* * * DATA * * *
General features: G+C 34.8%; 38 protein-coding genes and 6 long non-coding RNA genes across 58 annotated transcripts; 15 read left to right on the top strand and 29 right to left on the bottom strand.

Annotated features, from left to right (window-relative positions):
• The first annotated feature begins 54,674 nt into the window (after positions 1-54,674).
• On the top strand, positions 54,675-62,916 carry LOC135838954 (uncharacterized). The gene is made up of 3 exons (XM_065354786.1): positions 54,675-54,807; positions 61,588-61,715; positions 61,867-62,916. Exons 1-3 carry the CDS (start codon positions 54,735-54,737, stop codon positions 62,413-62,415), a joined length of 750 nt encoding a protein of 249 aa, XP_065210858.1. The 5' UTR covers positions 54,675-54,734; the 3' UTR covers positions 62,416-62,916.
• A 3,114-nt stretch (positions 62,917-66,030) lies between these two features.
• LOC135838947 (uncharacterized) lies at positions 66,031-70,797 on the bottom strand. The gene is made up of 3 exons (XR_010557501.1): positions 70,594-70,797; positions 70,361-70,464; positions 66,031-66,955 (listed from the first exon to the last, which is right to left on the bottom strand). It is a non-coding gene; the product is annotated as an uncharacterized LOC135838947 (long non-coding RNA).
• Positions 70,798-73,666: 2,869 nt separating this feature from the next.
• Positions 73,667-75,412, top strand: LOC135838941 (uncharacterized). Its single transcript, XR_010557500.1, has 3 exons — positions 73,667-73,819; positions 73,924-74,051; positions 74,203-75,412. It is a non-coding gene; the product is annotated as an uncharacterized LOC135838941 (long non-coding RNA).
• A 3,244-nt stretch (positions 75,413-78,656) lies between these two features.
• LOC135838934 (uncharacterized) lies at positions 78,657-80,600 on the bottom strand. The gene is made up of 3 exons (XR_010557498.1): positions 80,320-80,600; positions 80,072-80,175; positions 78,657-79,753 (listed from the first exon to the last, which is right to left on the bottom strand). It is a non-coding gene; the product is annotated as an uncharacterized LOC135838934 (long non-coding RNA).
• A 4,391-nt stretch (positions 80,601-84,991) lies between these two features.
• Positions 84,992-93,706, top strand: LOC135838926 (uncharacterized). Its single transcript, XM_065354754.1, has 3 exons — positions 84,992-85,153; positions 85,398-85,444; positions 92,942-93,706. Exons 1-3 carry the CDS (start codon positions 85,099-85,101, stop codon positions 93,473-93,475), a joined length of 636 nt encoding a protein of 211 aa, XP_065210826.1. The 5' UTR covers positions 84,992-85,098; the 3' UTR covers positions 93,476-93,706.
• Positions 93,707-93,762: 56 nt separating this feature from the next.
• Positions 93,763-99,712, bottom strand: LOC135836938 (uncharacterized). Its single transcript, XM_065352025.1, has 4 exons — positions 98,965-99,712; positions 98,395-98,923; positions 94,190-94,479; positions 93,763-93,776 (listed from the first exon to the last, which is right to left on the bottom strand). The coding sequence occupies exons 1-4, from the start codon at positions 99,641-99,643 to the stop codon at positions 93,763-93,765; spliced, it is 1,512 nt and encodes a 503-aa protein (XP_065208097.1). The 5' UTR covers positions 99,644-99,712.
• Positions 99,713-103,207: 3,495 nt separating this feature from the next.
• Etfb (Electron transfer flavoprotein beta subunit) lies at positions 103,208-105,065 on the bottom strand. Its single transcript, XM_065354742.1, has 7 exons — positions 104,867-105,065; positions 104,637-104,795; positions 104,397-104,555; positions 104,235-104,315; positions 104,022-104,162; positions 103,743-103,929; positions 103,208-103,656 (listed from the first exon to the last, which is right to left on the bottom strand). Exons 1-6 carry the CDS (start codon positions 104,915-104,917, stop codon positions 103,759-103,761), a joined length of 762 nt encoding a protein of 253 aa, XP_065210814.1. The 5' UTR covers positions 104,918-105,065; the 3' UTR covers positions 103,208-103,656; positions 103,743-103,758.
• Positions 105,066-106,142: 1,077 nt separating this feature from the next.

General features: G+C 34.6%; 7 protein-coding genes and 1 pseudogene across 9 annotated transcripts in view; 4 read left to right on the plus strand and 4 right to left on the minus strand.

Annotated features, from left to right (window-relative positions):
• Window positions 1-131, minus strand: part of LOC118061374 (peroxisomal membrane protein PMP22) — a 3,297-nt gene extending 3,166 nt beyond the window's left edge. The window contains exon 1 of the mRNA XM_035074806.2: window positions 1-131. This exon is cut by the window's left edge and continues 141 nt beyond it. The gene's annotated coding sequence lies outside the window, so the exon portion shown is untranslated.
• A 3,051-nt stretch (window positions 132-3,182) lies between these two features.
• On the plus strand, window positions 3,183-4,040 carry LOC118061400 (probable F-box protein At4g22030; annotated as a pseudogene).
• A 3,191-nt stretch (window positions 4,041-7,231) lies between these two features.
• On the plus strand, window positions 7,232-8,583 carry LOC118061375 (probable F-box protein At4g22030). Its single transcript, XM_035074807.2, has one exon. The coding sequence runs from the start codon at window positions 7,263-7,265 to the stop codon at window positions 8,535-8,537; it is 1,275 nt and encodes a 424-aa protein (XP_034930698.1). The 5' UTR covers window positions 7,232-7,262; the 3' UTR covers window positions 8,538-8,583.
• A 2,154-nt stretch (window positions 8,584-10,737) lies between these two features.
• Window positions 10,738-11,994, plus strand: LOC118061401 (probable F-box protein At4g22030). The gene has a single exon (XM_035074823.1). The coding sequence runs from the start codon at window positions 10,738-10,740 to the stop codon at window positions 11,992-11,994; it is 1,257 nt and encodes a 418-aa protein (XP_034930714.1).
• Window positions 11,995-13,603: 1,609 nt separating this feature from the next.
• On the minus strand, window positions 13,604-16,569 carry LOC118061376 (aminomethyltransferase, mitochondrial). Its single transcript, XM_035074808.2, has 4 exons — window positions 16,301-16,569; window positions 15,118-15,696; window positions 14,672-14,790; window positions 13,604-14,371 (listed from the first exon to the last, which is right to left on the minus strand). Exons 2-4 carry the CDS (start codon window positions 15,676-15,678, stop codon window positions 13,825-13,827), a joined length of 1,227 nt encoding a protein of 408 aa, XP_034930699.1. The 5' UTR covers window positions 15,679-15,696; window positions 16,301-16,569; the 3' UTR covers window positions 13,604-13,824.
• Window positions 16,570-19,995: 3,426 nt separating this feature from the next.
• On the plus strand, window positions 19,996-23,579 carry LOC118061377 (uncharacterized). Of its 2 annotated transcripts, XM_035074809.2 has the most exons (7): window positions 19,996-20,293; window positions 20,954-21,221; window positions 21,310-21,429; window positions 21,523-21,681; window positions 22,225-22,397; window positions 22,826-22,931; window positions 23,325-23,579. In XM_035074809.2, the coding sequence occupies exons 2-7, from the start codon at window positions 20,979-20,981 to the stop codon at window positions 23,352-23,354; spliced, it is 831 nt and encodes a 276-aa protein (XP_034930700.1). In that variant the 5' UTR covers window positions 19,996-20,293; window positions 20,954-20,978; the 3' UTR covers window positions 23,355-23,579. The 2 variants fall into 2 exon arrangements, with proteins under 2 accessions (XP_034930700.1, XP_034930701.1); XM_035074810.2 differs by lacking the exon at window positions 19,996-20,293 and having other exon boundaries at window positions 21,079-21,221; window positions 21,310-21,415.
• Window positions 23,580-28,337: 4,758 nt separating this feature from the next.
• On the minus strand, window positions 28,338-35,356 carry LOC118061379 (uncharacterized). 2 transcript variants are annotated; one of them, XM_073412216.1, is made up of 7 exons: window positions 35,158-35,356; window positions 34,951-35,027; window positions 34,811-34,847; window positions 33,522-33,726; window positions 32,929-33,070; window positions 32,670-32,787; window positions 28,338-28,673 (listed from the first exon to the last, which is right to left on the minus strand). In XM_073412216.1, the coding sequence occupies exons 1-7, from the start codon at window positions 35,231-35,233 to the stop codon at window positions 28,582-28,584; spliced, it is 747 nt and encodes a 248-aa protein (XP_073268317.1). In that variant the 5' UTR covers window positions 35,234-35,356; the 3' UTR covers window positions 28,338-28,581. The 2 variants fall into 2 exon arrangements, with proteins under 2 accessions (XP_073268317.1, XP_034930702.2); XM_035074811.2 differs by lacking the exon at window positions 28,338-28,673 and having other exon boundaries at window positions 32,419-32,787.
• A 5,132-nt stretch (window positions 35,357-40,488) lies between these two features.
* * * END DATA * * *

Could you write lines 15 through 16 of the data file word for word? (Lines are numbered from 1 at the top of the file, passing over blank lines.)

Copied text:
• Positions 99,713-103,207: 3,495 nt separating this feature from the next.
• Etfb (Electron transfer flavoprotein beta subunit) lies at positions 103,208-105,065 on the bottom strand. Its single transcript, XM_065354742.1, has 7 exons — positions 104,867-105,065; positions 104,637-104,795; positions 104,397-104,555; positions 104,235-104,315; positions 104,022-104,162; positions 103,743-103,929; positions 103,208-103,656 (listed from the first exon to the last, which is right to left on the bottom strand). Exons 1-6 carry the CDS (start codon positions 104,915-104,917, stop codon positions 103,759-103,761), a joined length of 762 nt encoding a protein of 253 aa, XP_065210814.1. The 5' UTR covers positions 104,918-105,065; the 3' UTR covers positions 103,208-103,656; positions 103,743-103,758.